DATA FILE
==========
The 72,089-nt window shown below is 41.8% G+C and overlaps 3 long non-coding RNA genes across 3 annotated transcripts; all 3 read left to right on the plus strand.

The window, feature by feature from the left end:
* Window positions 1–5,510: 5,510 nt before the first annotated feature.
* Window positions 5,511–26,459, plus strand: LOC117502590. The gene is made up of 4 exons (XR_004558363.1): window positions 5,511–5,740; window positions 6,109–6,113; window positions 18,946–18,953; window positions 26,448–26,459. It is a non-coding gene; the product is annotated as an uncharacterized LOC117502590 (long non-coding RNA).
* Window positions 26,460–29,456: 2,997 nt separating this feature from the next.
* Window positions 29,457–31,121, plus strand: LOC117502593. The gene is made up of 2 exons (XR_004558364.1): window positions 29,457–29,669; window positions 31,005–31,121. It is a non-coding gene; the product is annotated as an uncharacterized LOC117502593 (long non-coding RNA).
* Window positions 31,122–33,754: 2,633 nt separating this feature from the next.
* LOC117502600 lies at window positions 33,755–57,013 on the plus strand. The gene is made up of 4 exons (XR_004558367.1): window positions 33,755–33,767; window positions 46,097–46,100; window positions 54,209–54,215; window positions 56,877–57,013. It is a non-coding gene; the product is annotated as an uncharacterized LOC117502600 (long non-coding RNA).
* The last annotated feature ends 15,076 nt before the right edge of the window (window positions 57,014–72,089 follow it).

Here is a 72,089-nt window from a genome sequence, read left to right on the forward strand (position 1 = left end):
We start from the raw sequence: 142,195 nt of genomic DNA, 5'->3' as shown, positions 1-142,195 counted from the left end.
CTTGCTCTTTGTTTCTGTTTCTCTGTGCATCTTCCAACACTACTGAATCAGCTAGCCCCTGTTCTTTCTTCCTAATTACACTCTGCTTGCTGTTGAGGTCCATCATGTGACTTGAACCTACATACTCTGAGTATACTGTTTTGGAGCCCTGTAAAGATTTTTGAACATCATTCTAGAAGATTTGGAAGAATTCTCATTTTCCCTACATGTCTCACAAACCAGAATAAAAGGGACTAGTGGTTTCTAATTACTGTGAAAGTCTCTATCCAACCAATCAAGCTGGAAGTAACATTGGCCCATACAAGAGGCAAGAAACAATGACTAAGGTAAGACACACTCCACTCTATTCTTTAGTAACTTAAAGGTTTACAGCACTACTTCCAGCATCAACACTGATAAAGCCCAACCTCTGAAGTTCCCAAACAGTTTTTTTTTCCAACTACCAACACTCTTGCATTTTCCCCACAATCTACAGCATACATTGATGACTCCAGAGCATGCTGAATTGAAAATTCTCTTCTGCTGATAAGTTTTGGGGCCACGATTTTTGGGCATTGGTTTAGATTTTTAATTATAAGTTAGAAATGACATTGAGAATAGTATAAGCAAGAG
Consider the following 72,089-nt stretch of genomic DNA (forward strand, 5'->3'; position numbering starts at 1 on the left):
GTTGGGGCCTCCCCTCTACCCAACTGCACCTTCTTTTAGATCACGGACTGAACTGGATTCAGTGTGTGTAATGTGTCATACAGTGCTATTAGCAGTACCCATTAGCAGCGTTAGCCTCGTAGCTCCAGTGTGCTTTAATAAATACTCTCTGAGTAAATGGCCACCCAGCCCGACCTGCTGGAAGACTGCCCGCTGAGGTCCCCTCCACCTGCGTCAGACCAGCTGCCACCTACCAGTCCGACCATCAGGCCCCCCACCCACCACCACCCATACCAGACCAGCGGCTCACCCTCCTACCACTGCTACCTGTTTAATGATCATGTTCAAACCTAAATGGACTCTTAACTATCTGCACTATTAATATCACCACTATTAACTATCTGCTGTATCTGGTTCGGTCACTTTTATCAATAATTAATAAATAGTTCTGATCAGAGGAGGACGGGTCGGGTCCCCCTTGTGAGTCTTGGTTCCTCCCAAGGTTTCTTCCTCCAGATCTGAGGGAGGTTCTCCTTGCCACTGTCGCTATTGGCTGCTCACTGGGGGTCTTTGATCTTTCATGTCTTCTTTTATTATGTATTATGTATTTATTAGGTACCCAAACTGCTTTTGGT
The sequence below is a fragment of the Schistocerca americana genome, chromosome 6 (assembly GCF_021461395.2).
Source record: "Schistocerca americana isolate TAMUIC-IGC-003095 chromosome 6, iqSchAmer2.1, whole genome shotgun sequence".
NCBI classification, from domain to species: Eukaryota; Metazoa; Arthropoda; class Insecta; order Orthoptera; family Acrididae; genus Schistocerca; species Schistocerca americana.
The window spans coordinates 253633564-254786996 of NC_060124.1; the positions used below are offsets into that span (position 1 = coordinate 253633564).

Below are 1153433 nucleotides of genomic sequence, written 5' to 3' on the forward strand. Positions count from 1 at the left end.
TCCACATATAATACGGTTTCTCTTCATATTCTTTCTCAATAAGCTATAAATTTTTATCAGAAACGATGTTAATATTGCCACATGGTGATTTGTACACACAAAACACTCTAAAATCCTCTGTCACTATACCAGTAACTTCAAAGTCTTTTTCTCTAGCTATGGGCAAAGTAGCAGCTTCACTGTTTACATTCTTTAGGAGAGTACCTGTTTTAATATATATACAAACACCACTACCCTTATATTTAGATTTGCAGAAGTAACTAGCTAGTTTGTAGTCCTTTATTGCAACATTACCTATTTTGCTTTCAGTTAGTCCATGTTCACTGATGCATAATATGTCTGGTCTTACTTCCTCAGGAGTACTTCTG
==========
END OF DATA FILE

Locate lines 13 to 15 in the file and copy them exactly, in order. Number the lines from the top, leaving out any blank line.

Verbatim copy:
Consider the following 72,089-nt stretch of genomic DNA (forward strand, 5'->3'; position numbering starts at 1 on the left):
GTTGGGGCCTCCCCTCTACCCAACTGCACCTTCTTTTAGATCACGGACTGAACTGGATTCAGTGTGTGTAATGTGTCATACAGTGCTATTAGCAGTACCCATTAGCAGCGTTAGCCTCGTAGCTCCAGTGTGCTTTAATAAATACTCTCTGAGTAAATGGCCACCCAGCCCGACCTGCTGGAAGACTGCCCGCTGAGGTCCCCTCCACCTGCGTCAGACCAGCTGCCACCTACCAGTCCGACCATCAGGCCCCCCACCCACCACCACCCATACCAGACCAGCGGCTCACCCTCCTACCACTGCTACCTGTTTAATGATCATGTTCAAACCTAAATGGACTCTTAACTATCTGCACTATTAATATCACCACTATTAACTATCTGCTGTATCTGGTTCGGTCACTTTTATCAATAATTAATAAATAGTTCTGATCAGAGGAGGACGGGTCGGGTCCCCCTTGTGAGTCTTGGTTCCTCCCAAGGTTTCTTCCTCCAGATCTGAGGGAGGTTCTCCTTGCCACTGTCGCTATTGGCTGCTCACTGGGGGTCTTTGATCTTTCATGTCTTCTTTTATTATGTATTATGTATTTATTAGGTACCCAAACTGCTTTTGGT
The sequence below is a fragment of the Schistocerca americana genome, chromosome 6 (assembly GCF_021461395.2).